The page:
Whether you’re just starting out or have been driving for a while, you may be looking for ways to diversify your skills and advance your career as a CDL driver in the trucking industry. Driving a refrigerated truck is one way to accomplish this and that’s why this whole post is focused there. Here are five top reasons you and your career might benefit from learning how to drive a reefer truck.
- Higher pay per mile
- Year-round work
- Longer hauls
- Flexibility to haul dry vans and reefer trailers
- Some trucking companies give bonuses or other incentives for reefer drivers
What does reefer mean in trucking?
Which type of freight you’re hauling is the main concern when it comes to reefer trucks, or refrigerated trucks. These specialized vehicles feature refrigeration units with temperature control to safely transport perishable goods like ice cream, fresh produce, pharmaceuticals and any other product that needs to be kept at a specific temperature.
Do reefer loads pay more?
Reefer truckloads do tend to pay more per load and per mile. However, reefer drivers can lose money due to spoilage and more waiting time when the receiver takes longer than expected to unload the trailer. Being an owner operator in this field falls into the category of more risk, more reward.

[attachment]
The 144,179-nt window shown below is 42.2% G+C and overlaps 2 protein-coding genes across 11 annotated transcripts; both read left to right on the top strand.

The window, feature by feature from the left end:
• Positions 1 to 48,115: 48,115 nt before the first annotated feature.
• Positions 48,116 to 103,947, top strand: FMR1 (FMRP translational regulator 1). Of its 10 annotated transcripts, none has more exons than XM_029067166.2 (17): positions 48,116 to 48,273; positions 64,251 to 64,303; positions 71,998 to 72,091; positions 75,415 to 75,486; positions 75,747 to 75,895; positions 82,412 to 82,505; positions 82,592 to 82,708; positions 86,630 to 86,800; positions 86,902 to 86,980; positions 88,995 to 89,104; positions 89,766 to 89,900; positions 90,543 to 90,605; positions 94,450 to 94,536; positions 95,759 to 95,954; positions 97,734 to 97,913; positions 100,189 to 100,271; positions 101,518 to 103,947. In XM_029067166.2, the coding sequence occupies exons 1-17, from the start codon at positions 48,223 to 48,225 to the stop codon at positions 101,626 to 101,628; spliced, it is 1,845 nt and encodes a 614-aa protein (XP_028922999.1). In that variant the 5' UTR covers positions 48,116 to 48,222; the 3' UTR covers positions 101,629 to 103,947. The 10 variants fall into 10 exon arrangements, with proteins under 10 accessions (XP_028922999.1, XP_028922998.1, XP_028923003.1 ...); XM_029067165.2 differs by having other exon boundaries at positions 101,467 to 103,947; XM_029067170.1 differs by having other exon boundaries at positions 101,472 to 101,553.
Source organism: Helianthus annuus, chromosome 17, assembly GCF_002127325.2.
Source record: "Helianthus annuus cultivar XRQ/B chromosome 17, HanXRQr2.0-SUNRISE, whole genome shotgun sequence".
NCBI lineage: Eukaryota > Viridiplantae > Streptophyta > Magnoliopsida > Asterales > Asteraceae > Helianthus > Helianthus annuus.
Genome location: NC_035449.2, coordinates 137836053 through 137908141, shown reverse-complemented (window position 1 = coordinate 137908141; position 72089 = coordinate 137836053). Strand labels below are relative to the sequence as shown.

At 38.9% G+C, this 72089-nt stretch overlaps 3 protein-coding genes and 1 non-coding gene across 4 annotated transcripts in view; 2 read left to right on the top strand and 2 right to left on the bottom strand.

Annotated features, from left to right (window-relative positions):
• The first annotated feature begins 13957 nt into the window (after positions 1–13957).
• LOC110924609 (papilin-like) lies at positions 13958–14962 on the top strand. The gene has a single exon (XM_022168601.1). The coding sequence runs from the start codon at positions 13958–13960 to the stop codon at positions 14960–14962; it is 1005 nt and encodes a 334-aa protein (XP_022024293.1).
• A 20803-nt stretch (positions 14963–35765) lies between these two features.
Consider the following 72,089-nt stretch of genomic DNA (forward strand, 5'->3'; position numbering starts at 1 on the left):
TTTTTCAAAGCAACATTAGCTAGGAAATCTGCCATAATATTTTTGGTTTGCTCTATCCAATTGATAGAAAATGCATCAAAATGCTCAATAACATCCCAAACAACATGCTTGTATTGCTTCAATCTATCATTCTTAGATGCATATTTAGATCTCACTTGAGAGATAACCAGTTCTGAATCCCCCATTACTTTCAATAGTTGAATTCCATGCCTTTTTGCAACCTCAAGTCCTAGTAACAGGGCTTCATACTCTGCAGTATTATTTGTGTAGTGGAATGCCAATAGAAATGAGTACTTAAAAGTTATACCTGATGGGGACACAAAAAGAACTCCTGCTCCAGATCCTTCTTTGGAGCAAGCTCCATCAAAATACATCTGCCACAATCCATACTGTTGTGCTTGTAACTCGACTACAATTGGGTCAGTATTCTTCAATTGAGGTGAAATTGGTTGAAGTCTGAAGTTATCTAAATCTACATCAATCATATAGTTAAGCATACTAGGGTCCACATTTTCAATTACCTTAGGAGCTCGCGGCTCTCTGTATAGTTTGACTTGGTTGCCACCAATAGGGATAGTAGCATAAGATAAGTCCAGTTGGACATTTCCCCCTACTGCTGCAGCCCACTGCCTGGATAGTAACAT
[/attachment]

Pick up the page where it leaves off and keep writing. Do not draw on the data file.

When considering driving a reefer, don’t let money be the only factor. Also look at what a reefer truck breakdown would require of you in difficult weather conditions, the effect of an LTL (less-than-truckload) on the rest of your schedule, and other situations that would be different with a reefer truck than a dry van. Even better, talk with a reefer driver to learn about their experience.
Is hauling reefer hard?
The answer to this question depends a bit on the driver. If you’re detail-oriented and don’t mind the constant additional hum of the cooling system right behind your truck cab, you’ll have an easier time hauling a refrigerated trailer. There will still be other challenges you wouldn’t have with a truckload that doesn’t have temperature requirements.
In addition to what we’ve already pointed out, reefer drivers sometimes work with receivers who have very specific requirements, such as breaking down the freight into smaller units before it can be unloaded. These can cost valuable time and energy.
What pays more – reefer or flatbed?
Truckers who choose reefer truckloads will generally earn more per load than those who opt for the flatbed work. Other things you’ll need to learn about to successfully drive a reefer truck are how to arrange freight to maximize temperature control, when it’s time to pull over and check the trailer, how to repair a reefer unit, and how to keep the freight safe for use when it arrives at its destination.